He believed the problem was the way FENZ was prioritising its spending. He said the agency had purchased “heaps of new trucks,” but these had proven unfit for purpose and broken down, forcing fire crews to rely on the older vehicles.
Bill added that COVID-19 was making staffing problems worse: “Guys are doing 70 to 80 hours a week to try and keep trucks on the run. Trucks are coming off the run regularly.”
The Labour government abandoned its elimination strategy for COVID-19 late last year, and has progressively removed public health restrictions, allowing the virus to spread across the country. This criminal decision, which was imposed on workers with the collaboration of the trade unions, has led to millions of infections and about 2,000 deaths from the virus, so far.
While firefighters are determined to fight, the NZPFU has offered unspecified concessions to FENZ in an attempt to call off the strike action. On August 17 the union revealed that it had “presented an amended set of claims which significantly reduced the overall cost of the NZPFU claim,” but FENZ did not respond.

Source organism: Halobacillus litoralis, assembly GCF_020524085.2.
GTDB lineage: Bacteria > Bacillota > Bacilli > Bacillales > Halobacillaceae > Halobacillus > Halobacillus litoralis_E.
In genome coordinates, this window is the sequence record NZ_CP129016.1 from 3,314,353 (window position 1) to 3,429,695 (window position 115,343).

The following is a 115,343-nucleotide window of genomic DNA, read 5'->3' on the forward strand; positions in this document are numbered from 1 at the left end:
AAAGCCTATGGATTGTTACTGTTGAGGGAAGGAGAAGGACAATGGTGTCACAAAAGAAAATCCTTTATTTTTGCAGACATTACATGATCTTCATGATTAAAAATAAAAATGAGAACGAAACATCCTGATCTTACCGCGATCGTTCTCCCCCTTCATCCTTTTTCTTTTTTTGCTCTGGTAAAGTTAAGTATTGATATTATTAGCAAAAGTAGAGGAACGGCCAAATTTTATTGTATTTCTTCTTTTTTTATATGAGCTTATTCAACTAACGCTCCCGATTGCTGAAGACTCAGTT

The union bureaucracy shares responsibility for the present crisis, having suppressed opposition from workers for decades. Workers across the country and internationally are facing the same attacks on wages and conditions, but the unions are doing everything possible to keep them isolated from each other and to prevent any movement against the Labour government and big business.
As firefighters were striking, 145 workers in Kawerau remained locked out by toilet paper manufacturer Essity. The company is trying to force them to accept a below-inflation pay rise, and the Pulp and Paper Workers’ Union has remained virtually silent on the dispute for the past two weeks.
More struggles are inevitable as workers across all industries confront soaring living costs and unsafe conditions, made worse by the rampant spread of COVID.
The Socialist Equality Group calls on workers to form rank-and-file committees, independent of the unions and Labour and its allies, in order to link up the emerging struggles in a unified fight against government and corporate austerity. Workers must reject the lies that there is not enough funding for hospitals, schools, the fire service and other vital services, and take up the fight for a socialist program to reorganise society, so that resources can be used to meet human needs, not to expand the profits of the super-rich.